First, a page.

This is the third book about teenage angst I read this year (see #4 and #8), but it is a very good one. Relentlessly annotated with real and made-up references (by relentlessly, I mean every 2-3 sentences have a footnote), it is a very richly detailed story that turns from run-of-the-mill outcast story to something darker.
12. Middlemarch: A Study of Provincial Life by George Eliot (Mary Anne Evans/Marian Evans)
Recommended by Nick Hornby, sort of, this is my first George Eliot novel, and it wasn’t my last, as this list will attest. Very witty, and well written.
13. Silas Marner by George Eliot
A short, simple work, but well-wrtten and enjoyable. Middlemarch was upper classes, Marner is lower.
14. Shakespeare Wrote for Money by Nick Hornby
Do you like reading books? Have you read Nick Hornby’s books compiling his articles about reading books? If you answered No to either of those questions, you are dead to me. Resurrect yourself and get one of these from McSweeneys.com. If you answered Yes to both questions, aren’t these books awesome? I thought so. I mean, the man got me reading George Eliot and Charles Dickens for goodness sakes.
15. Adam Bede by George Eliot
Another well-written tale of the lower classes and the upper classes in contrast. The plot is not the point, the way it is told is.
16. Arkansas by John Brandon
A first novel, published by McSweeney’s. I’m not ordinarily a fan of back country drug dealer stories, but I enjoyed this one. A portion of this novel was in the second person, and I thought it worked well.
17. Ten Cent Plague: The Great Comic-Book Scare and How It Changed America by David Hadju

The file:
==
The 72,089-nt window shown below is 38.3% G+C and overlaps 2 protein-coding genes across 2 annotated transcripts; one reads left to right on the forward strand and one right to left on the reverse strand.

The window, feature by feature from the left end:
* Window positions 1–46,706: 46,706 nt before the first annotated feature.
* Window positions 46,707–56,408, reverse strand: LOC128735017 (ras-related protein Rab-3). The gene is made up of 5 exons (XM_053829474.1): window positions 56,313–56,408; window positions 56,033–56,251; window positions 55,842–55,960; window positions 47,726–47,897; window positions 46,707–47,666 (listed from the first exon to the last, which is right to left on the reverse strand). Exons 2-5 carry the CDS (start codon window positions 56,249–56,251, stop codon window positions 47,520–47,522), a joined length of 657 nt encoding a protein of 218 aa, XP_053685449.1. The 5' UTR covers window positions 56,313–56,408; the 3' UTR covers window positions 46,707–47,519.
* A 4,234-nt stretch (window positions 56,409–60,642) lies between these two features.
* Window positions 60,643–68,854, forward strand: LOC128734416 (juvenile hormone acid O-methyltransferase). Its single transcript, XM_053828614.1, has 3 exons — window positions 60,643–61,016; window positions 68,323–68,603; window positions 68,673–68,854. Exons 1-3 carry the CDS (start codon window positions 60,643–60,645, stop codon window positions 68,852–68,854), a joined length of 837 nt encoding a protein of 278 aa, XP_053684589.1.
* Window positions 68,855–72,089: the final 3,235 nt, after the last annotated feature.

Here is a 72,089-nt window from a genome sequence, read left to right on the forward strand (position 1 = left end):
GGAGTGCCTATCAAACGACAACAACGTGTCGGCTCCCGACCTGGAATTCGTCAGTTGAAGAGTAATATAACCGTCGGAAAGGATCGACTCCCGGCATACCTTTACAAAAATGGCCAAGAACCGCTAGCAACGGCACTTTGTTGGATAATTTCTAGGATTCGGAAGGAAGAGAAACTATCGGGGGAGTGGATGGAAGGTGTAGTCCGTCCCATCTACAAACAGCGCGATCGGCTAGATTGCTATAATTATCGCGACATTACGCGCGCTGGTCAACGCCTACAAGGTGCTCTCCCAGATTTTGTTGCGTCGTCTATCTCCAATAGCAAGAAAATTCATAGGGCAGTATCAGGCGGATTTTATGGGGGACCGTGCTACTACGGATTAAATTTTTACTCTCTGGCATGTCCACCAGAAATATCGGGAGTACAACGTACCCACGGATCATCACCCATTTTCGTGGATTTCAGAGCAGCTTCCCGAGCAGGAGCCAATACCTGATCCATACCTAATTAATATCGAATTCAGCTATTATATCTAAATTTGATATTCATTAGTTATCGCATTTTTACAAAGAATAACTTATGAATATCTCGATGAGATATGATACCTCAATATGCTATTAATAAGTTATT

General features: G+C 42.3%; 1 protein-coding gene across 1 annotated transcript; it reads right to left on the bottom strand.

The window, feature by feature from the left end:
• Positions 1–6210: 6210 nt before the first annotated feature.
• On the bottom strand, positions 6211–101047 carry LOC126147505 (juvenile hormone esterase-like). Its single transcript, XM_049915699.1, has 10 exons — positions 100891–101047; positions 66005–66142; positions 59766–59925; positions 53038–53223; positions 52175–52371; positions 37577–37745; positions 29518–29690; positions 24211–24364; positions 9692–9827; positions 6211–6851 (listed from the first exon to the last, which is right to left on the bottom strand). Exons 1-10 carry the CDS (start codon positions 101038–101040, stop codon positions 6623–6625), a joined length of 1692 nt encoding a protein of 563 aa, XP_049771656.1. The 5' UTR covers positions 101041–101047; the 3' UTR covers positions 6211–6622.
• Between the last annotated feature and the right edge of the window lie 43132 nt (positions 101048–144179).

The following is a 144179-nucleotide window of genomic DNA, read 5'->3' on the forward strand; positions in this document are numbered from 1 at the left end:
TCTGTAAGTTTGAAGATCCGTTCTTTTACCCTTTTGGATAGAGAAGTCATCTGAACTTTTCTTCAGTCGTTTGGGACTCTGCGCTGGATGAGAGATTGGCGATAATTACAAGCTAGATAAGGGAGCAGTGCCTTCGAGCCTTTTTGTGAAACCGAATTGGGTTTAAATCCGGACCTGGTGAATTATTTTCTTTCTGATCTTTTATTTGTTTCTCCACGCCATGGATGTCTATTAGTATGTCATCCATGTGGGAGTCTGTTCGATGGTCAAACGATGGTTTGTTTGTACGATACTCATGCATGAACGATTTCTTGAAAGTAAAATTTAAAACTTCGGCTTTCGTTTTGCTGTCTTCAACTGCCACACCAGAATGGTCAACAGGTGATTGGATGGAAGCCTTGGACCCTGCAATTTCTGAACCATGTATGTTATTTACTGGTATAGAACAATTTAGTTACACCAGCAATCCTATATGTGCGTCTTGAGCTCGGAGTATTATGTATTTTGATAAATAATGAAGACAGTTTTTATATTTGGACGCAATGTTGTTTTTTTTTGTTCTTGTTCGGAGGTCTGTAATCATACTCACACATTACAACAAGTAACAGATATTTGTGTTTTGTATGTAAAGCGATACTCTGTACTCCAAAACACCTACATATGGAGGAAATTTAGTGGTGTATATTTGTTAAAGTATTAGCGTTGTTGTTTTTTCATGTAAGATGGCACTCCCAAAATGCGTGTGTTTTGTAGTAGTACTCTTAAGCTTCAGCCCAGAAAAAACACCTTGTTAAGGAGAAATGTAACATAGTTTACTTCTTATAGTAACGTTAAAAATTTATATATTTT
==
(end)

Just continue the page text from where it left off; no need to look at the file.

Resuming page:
A very interesting tale of government and community attempts to censor an art form. It’s a good thing this doesn’t happen any more.
18. The Zero by Jess Walter
A really interesting story told through the eyes of a 9/11 worker who experiences long periods of blackouts. We only catches glimpses of his life, but know as much as he does about what he’s doing. Darkly comic in much the same way that Memento is.
19. Daniel Deronda by George Eliot
So, this is more or less Adam Bede. The two of them are like Some Kind of Wonderful and Pretty in Pink. Only no gender switching, and the hero always ends up with Mary Stuart Masterson.
20. The Fortunes and Misfortunes of the Famous Moll Flanders, Etc. Who Was Born In Newgate, and During a Life of Continu’d Variety For Threescore Years, Besides Her Childhood, Was Twelve Year a Whore, Five Times a Wife [Whereof Once To Her Own Brother], Twelve Year a Thief, Eight Year a Transported Felon In Virginia, At Last Grew Rich, Liv’d Honest, and Died a Penitent. Written from her own Memorandums. by Daniel Defoe
I love super-long titles for books. I liked this book, but it has a feel of a Bunch Of Stuff That Happened instead of a story.
21. The Life and Adventures of Robinson Crusoe by Daniel Defoe
The story is intriguing (though, again, a Bunch of Stuff That Happened), even if the protagonist is flawed by modern measures.
22. The Adventures of Sherlock Holmes by Sir Arthur Conan Doyle
My first Holmes read since The Hound of the Baskervilles in school. I didn’t like Hound (at least at the time), but I enjoyed these short stories. I’m also seeing reflections of Holmes in many modern characters I’ve loved.